WHEN CONGRESS reformed its budget process in 1974, the problem was, in a way, that there were too many spending bills each year. Each committee and, in the case of appropriations, each subcommittee had its own footpath into the Treasury and back out again; there was no centralized process for setting spending targets and keeping score.
Now the pendulum has swung and the problem may be the opposite: too few bills. Particularly in the Reagan years, Congress has fallen into the pattern of mushing together and disposing of enormous amounts of business in just a few up-or-down votes on great legislative abstractions called budget resolutions, continuing resolutions and reconciliation bills. The prototype for these was the inventive Gramm-Latta bill of 1981, in which all the spending cuts of the president's first year were deftly rolled into one, in part to keep the Democrats and losing interest groups from picking them off one at a time. Now everyone has learned how to play. The rules are such that members have limited opportunity to take the omni-bills apart, to discriminate among their provisions. Are you for or against the future, yes or no? And hurry, please. That is the kind of question that is put to them.
The current reconciliation bill is a good example. The bill is an effort to make good on the fiscal 1986 budget resolution that Congress finally adopted before leaving town for its vacation in August. That resolution sets broad spending targets for the government as a whole and each of its 21 major functions -- expenditure categories such as national defense, agriculture, health, Social Security, veterans benefits, net interest payments. Most of these targets imply spending cuts, but the resolution does not spell out what these should be. It is left to each committee to make its share of the cuts in the programs in its jurisdiction. The work of the committees is then bundled into a reconciliation bill, and separately voted on.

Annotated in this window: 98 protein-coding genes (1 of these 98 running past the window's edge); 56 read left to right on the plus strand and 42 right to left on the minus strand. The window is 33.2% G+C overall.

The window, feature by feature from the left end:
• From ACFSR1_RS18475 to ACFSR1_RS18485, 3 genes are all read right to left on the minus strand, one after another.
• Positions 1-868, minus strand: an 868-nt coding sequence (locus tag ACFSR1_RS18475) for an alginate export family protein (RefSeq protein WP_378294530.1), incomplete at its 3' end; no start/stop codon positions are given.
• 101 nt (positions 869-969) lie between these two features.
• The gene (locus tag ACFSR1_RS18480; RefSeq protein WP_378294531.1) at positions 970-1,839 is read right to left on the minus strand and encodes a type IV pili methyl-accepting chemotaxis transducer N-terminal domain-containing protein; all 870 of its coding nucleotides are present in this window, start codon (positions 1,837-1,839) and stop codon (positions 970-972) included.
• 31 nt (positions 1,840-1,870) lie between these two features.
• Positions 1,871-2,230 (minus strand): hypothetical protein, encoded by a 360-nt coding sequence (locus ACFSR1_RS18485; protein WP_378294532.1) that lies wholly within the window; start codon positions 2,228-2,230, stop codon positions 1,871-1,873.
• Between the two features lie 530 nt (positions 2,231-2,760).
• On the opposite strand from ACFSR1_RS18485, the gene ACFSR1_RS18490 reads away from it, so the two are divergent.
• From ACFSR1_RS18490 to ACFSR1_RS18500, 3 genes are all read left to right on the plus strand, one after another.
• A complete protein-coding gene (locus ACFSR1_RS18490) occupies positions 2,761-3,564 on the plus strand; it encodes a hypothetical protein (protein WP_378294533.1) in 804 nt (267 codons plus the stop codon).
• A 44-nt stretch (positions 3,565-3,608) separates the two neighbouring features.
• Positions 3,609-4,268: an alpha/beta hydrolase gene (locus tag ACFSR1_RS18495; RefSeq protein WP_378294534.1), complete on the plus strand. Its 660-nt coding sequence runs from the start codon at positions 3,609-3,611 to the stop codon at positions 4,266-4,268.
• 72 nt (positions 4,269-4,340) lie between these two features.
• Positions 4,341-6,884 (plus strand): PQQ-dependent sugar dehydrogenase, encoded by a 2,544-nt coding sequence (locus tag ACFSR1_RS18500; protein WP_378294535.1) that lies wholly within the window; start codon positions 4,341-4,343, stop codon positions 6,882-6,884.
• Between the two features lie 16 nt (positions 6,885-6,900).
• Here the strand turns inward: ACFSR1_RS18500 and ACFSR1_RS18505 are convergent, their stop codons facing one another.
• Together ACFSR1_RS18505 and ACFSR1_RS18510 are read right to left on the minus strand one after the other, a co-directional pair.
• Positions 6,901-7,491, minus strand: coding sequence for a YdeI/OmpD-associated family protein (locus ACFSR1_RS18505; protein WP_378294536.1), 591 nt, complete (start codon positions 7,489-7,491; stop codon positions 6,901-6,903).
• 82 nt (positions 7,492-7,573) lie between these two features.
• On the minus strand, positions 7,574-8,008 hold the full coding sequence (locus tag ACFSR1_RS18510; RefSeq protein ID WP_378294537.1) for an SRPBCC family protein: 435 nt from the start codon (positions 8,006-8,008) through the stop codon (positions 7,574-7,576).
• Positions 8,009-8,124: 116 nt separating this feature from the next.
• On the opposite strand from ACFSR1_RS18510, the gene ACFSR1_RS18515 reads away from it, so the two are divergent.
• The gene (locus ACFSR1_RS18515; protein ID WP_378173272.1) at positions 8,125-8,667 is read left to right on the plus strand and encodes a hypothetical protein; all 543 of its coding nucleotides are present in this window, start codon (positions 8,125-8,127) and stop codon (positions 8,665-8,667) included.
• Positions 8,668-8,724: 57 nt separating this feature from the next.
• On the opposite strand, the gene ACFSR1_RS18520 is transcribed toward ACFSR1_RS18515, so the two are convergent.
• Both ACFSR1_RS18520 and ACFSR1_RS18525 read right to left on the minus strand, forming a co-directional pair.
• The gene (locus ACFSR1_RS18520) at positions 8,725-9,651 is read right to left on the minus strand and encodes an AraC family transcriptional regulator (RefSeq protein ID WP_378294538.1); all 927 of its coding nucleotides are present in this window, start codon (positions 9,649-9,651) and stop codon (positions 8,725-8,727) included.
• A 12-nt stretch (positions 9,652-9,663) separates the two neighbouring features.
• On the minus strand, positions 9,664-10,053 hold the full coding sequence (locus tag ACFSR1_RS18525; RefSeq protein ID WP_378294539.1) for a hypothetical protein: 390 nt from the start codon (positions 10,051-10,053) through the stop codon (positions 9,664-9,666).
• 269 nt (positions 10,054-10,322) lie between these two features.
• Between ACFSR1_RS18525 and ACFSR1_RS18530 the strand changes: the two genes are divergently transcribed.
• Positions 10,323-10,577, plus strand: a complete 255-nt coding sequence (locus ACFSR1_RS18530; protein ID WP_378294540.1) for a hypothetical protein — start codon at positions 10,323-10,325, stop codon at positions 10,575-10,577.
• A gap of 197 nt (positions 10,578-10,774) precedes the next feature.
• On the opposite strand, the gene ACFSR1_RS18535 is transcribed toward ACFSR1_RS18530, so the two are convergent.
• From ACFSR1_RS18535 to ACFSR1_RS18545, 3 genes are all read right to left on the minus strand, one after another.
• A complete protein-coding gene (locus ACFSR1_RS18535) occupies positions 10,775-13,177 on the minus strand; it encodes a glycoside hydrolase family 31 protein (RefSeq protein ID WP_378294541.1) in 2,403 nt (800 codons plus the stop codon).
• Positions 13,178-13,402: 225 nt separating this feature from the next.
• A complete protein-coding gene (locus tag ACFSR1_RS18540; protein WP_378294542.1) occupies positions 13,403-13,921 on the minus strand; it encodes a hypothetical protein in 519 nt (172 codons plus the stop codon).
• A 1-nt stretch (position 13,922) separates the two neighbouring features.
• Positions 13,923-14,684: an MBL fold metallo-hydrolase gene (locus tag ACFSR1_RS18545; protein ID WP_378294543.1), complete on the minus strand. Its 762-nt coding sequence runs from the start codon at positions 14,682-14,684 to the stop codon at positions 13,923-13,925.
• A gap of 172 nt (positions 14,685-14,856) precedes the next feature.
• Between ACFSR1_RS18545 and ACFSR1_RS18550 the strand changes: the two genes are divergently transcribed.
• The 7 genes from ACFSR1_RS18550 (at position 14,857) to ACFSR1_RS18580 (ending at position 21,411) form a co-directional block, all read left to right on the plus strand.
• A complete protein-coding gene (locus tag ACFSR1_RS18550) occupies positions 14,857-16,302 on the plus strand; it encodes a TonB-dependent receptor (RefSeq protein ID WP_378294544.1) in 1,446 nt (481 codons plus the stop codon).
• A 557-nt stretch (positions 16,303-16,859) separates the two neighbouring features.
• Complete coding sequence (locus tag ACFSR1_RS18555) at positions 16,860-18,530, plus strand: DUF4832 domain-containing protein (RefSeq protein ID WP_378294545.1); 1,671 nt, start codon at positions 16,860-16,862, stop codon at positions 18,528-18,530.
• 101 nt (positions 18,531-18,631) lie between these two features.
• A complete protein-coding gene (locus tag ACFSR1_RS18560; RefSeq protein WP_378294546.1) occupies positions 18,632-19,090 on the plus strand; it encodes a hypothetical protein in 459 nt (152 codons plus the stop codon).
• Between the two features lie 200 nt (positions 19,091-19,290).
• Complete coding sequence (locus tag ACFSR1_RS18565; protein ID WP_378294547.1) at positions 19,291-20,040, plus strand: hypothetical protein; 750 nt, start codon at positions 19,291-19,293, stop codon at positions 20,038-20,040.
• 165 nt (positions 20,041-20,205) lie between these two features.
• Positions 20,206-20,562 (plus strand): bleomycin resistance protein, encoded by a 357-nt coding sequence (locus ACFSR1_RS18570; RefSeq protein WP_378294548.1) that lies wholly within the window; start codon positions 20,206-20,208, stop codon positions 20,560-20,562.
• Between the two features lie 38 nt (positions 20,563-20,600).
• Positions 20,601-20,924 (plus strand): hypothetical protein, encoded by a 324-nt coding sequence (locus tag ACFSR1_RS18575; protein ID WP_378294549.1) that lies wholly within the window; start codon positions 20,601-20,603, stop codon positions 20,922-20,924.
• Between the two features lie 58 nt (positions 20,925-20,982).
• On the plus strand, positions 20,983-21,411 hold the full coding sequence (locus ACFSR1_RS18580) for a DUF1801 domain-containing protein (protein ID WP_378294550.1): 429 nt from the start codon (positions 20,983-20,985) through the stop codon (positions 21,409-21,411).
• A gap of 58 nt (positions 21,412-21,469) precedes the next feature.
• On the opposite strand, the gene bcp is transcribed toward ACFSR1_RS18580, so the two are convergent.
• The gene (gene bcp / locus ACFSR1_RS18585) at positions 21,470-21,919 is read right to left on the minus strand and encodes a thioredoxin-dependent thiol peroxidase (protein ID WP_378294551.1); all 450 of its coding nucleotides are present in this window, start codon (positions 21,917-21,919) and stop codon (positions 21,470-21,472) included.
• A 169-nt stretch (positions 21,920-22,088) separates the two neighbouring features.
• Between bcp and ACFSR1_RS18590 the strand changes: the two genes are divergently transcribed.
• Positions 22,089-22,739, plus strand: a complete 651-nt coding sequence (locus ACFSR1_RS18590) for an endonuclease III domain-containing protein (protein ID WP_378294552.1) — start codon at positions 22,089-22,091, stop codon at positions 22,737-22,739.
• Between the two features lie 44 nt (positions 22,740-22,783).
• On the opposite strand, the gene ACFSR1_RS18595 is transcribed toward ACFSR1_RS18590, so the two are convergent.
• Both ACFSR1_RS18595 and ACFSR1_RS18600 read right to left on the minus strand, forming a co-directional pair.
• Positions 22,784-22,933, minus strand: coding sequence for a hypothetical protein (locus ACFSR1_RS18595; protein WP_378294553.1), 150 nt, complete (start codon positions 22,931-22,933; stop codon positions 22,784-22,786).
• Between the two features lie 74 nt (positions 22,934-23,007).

The bill now taking shape is supposed to cut domestic spending by $68 billion over the next three years, meaning hold it that much below the levels it would otherwise reach under existing law. This in itself is a large enough legislative enterprise. It will take Congress into such subjects as the Medicare reimbursement rules under which a sixth of the national medical bill is paid each year; the farm price- and income-support structures; the eligibility rules for admission to veterans hospitals and the subsidies for Amtrak and postal service. Most of these were at least discussed during work on the budget resolution; they will not be surprises when they reach the floor.
But because the reconciliation bill is one of the few big trains that are likely to leave the station this year, members are also attaching other provisions. The banking committees are attaching the annual authorization bill for all the government's housing programs; those who want a bill passed this year say they see no other way. The House Ways and Means Committee has included a major change in the Aid to Families with Dependent Children program; states would have to offer the aid not just to families in which only one parent is present but also to those in which the principal wage earner is unemployed. The Senate Finance Committee has folded in a restructuring of the tobacco price-support program. The Finance bill also includes an important trade provision: it would impose a new tax on imports to extend and expand an expiring program of aid to workers who lose their jobs to competition from abroad. And of course there is more; there always is in an omni- bill.
We think Congress did the right thing in reforming the budget process 11 years ago. The system has not changed the spending instincts of the members; no system can. But it has provided a tote board for those instincts. It forces the members to make explicit fiscal choices and sign their names to the deficits they produce. But the big bills of the last few years are not a good way to legislate. There need to be limits imposed, and the bills should be divided to require separate votes on their major parts. The virtue of the budget process is that in many ways it has made members more accountable. The big bills as they are voted on now make them less so.